Award Year: 2017
We are a faith-based community providing a solid educational foundation enhanced by the arts, caring for the earth, and working for peace and justice.
- Black/African American: 1%
- White: 65%
- Hispanic: 12%
- Asian: 7%
- Two or more races: 15%
- Economically Disadvantaged: 0%
Students, faculty, and parents celebrate the closing school liturgy.
St. Edward School in Chicago, Illinois, was founded in 1910 by the Dominican Sisters of Springfield, Illinois. "Academic Excellence, Christian Values, and a Caring Community" succinctly describe our Mission Statement. We emphasize educating the whole child: socially, emotionally, intellectually, physically, artistically, and spiritually. We provide a full spectrum of classes in which every student is instilled with life-long learning skills in order to serve one another and the global community. We hold the students to high academic standards, striving for excellence, while preparing them for college and career readiness.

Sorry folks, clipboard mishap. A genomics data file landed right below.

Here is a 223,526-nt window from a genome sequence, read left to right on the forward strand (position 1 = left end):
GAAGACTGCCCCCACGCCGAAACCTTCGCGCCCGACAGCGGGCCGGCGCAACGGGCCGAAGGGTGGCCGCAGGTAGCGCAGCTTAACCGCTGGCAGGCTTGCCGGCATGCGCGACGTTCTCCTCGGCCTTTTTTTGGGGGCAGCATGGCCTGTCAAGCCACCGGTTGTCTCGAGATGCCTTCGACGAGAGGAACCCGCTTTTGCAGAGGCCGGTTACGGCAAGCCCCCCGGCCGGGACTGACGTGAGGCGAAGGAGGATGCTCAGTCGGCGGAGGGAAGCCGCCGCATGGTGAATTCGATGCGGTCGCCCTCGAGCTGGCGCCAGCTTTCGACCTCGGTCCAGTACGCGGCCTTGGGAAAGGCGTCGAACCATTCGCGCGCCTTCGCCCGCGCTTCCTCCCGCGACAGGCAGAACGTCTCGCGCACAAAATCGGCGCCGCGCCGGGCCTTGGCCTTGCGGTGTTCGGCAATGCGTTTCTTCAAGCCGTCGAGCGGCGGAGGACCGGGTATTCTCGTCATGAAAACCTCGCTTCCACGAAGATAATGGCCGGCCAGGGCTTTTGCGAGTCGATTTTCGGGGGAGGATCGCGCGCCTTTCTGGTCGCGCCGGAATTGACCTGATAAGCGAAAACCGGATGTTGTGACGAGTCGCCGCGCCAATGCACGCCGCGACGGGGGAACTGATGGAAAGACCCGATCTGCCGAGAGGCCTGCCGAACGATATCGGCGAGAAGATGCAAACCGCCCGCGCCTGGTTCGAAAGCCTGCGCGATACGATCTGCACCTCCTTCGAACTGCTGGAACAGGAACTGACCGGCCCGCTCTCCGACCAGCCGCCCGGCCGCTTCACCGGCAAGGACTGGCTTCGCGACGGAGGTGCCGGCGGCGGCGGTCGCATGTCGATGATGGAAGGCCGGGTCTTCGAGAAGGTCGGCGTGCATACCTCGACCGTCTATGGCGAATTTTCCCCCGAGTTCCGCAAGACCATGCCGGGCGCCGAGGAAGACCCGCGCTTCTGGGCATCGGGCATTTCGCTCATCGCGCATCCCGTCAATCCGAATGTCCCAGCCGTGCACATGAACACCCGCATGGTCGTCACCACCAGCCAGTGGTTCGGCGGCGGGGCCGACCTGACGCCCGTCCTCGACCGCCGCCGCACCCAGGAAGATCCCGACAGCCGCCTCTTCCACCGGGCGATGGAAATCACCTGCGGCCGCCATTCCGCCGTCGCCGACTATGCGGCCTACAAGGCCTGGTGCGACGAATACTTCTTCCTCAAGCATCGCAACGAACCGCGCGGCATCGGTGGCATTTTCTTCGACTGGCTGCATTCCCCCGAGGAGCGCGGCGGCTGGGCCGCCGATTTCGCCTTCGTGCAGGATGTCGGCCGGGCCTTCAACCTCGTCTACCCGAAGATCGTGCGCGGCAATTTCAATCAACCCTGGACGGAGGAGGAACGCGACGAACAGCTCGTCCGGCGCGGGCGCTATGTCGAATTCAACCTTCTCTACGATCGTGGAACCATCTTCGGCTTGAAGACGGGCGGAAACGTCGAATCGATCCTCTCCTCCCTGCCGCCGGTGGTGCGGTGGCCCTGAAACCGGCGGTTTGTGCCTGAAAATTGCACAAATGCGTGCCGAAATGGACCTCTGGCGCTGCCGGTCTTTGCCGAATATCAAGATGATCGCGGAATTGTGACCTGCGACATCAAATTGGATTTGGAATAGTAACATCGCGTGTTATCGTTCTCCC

Our school strives to achieve academic excellence by implementing required benchmarks set by the Archdiocese of Chicago and by incorporating Common Core practices. We encourage our children to be active learners and to apply their education by accepting responsibility to change their communities for the better. Our extremely competent staff focuses upon the core curriculum subjects while incorporating technology and the fine arts into everyday teaching strategies. We create a learning environment that is both academically cultivating and emotionally safe for our students. The classrooms create atmospheres of peace and tranquility, while allowing students to identify and express their emotions.
We believe in a collaborative style of leadership and learning. Each year, the school chooses a theme that is used as a community focus, thus incorporating all grade levels. The principal, teachers, and parents strive to create a happy, safe, and positive environment for all students. We are a school that prides itself on encouraging and being supportive of one another.